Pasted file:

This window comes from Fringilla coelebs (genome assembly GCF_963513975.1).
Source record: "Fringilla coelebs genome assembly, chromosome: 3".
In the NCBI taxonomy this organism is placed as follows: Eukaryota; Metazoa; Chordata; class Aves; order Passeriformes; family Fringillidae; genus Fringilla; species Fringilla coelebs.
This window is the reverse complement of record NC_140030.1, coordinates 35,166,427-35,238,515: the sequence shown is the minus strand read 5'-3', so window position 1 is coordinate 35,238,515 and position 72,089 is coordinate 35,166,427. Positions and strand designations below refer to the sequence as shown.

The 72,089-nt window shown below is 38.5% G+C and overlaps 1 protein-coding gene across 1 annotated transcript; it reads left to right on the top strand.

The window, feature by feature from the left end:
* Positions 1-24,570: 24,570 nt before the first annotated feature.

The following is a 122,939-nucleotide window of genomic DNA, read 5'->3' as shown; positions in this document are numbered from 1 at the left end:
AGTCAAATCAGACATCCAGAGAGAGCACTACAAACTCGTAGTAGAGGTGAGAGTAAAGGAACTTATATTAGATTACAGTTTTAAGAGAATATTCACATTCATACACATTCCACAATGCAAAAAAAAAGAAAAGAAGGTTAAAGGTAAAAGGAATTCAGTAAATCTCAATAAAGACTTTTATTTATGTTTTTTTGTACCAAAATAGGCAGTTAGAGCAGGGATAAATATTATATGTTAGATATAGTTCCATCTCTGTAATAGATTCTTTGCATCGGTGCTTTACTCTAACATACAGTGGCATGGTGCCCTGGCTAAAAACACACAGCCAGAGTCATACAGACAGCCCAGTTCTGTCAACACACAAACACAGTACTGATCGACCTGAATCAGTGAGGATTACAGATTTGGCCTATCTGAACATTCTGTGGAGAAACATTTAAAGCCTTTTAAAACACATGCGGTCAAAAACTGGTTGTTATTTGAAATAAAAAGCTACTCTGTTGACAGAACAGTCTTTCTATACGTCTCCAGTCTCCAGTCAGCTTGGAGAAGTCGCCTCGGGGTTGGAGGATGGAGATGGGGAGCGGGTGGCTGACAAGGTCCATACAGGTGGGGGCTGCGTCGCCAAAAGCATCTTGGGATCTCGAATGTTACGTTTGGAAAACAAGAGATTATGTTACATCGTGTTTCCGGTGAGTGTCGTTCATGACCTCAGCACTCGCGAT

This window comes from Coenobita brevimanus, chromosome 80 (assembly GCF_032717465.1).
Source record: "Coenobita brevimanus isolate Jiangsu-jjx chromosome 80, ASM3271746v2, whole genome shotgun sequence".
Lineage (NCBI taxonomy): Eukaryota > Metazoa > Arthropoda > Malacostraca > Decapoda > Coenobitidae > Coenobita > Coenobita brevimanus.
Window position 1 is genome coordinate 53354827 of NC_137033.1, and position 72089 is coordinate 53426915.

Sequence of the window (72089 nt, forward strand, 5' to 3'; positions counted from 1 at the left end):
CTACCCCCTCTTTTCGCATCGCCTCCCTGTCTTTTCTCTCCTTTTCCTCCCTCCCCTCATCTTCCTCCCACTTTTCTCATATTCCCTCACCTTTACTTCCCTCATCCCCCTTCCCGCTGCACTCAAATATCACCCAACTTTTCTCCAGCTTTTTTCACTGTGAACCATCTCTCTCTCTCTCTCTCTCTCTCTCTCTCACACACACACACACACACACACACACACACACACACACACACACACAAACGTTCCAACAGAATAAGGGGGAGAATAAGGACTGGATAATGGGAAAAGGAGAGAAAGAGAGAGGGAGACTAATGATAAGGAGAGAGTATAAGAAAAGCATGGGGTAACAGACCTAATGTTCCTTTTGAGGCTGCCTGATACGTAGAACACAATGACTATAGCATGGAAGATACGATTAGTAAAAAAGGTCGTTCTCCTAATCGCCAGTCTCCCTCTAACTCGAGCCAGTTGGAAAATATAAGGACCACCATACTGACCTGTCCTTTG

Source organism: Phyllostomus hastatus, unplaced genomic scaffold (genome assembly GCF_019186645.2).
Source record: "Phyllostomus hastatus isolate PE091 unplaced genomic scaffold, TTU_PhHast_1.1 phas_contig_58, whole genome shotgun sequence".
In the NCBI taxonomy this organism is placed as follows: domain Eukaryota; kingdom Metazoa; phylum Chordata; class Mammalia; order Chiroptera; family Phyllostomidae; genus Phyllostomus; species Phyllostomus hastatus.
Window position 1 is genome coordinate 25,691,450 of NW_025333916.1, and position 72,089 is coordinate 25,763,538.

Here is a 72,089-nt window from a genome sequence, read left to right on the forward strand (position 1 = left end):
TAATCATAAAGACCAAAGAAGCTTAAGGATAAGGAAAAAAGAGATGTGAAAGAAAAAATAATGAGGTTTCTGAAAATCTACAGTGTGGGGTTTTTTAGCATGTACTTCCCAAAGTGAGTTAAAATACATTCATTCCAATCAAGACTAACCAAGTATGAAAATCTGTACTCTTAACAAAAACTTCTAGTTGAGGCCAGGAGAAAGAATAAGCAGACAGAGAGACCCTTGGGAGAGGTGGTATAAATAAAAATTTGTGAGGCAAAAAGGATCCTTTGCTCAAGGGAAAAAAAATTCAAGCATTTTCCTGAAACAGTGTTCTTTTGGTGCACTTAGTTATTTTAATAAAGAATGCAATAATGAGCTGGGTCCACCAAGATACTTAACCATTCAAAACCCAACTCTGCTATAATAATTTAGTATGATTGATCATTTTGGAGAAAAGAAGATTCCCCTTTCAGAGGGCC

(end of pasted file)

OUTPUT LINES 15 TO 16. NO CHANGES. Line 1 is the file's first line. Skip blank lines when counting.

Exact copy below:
CTACCCCCTCTTTTCGCATCGCCTCCCTGTCTTTTCTCTCCTTTTCCTCCCTCCCCTCATCTTCCTCCCACTTTTCTCATATTCCCTCACCTTTACTTCCCTCATCCCCCTTCCCGCTGCACTCAAATATCACCCAACTTTTCTCCAGCTTTTTTCACTGTGAACCATCTCTCTCTCTCTCTCTCTCTCTCTCTCTCACACACACACACACACACACACACACACACACACACACACACACACAAACGTTCCAACAGAATAAGGGGGAGAATAAGGACTGGATAATGGGAAAAGGAGAGAAAGAGAGAGGGAGACTAATGATAAGGAGAGAGTATAAGAAAAGCATGGGGTAACAGACCTAATGTTCCTTTTGAGGCTGCCTGATACGTAGAACACAATGACTATAGCATGGAAGATACGATTAGTAAAAAAGGTCGTTCTCCTAATCGCCAGTCTCCCTCTAACTCGAGCCAGTTGGAAAATATAAGGACCACCATACTGACCTGTCCTTTG

Source organism: Phyllostomus hastatus, unplaced genomic scaffold (genome assembly GCF_019186645.2).